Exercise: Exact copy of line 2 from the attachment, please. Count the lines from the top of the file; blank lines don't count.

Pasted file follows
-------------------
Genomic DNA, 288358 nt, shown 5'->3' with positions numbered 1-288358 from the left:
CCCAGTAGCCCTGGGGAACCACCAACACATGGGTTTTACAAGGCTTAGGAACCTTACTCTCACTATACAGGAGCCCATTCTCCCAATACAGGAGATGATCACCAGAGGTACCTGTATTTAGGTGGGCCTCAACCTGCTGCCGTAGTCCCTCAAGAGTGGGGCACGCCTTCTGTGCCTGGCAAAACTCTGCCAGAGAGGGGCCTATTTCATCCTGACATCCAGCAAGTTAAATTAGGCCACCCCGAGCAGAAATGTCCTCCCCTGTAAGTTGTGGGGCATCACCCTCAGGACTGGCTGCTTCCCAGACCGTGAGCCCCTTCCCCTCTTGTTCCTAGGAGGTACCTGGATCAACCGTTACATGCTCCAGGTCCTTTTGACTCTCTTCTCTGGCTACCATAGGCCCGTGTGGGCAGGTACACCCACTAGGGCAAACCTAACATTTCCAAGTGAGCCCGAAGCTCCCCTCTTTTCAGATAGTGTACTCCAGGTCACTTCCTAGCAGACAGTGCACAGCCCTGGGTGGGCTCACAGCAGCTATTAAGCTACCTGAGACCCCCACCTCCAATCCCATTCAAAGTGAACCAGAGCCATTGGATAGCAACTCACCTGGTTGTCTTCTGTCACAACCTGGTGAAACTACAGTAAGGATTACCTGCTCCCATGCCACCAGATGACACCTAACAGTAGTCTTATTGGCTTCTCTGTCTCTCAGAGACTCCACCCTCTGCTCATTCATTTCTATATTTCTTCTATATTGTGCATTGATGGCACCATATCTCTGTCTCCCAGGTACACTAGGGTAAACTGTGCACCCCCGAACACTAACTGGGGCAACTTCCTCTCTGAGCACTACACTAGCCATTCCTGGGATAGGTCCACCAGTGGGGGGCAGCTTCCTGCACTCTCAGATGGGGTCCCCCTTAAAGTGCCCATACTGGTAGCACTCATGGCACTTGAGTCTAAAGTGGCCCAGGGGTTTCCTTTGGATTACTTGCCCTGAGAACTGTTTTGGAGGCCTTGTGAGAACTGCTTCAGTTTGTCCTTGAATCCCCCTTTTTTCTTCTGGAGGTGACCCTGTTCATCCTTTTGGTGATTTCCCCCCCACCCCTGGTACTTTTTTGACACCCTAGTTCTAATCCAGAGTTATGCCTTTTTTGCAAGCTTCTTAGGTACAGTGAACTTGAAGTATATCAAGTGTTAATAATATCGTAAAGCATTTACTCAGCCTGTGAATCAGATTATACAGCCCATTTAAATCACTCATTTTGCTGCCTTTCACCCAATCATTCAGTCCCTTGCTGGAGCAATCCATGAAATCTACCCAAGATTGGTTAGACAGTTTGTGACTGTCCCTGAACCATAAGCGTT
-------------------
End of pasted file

CCCAGTAGCCCTGGGGAACCACCAACACATGGGTTTTACAAGGCTTAGGAACCTTACTCTCACTATACAGGAGCCCATTCTCCCAATACAGGAGATGATCACCAGAGGTACCTGTATTTAGGTGGGCCTCAACCTGCTGCCGTAGTCCCTCAAGAGTGGGGCACGCCTTCTGTGCCTGGCAAAACTCTGCCAGAGAGGGGCCTATTTCATCCTGACATCCAGCAAGTTAAATTAGGCCACCCCGAGCAGAAATGTCCTCCCCTGTAAGTTGTGGGGCATCACCCTCAGGACTGGCTGCTTCCCAGACCGTGAGCCCCTTCCCCTCTTGTTCCTAGGAGGTACCTGGATCAACCGTTACATGCTCCAGGTCCTTTTGACTCTCTTCTCTGGCTACCATAGGCCCGTGTGGGCAGGTACACCCACTAGGGCAAACCTAACATTTCCAAGTGAGCCCGAAGCTCCCCTCTTTTCAGATAGTGTACTCCAGGTCACTTCCTAGCAGACAGTGCACAGCCCTGGGTGGGCTCACAGCAGCTATTAAGCTACCTGAGACCCCCACCTCCAATCCCATTCAAAGTGAACCAGAGCCATTGGATAGCAACTCACCTGGTTGTCTTCTGTCACAACCTGGTGAAACTACAGTAAGGATTACCTGCTCCCATGCCACCAGATGACACCTAACAGTAGTCTTATTGGCTTCTCTGTCTCTCAGAGACTCCACCCTCTGCTCATTCATTTCTATATTTCTTCTATATTGTGCATTGATGGCACCATATCTCTGTCTCCCAGGTACACTAGGGTAAACTGTGCACCCCCGAACACTAACTGGGGCAACTTCCTCTCTGAGCACTACACTAGCCATTCCTGGGATAGGTCCACCAGTGGGGGGCAGCTTCCTGCACTCTCAGATGGGGTCCCCCTTAAAGTGCCCATACTGGTAGCACTCATGGCACTTGAGTCTAAAGTGGCCCAGGGGTTTCCTTTGGATTACTTGCCCTGAGAACTGTTTTGGAGGCCTTGTGAGAACTGCTTCAGTTTGTCCTTGAATCCCCCTTTTTTCTTCTGGAGGTGACCCTGTTCATCCTTTTGGTGATTTCCCCCCCACCCCTGGTACTTTTTTGACACCCTAGTTCTAATCCAGAGTTATGCCTTTTTTGCAAGCTTCTTAGGTACAGTGAACTTGAAGTATATCAAGTGTTAATAATATCGTAAAGCATTTACTCAGCCTGTGAATCAGATTATACAGCCCATTTAAATCACTCATTTTGCTGCCTTTCACCCAATCATTCAGTCCCTTGCTGGAGCAATCCATGAAATCTACCCAAGATTGGTTAGACAGTTTGTGACTGTCCCTGAACCATAAGCGTT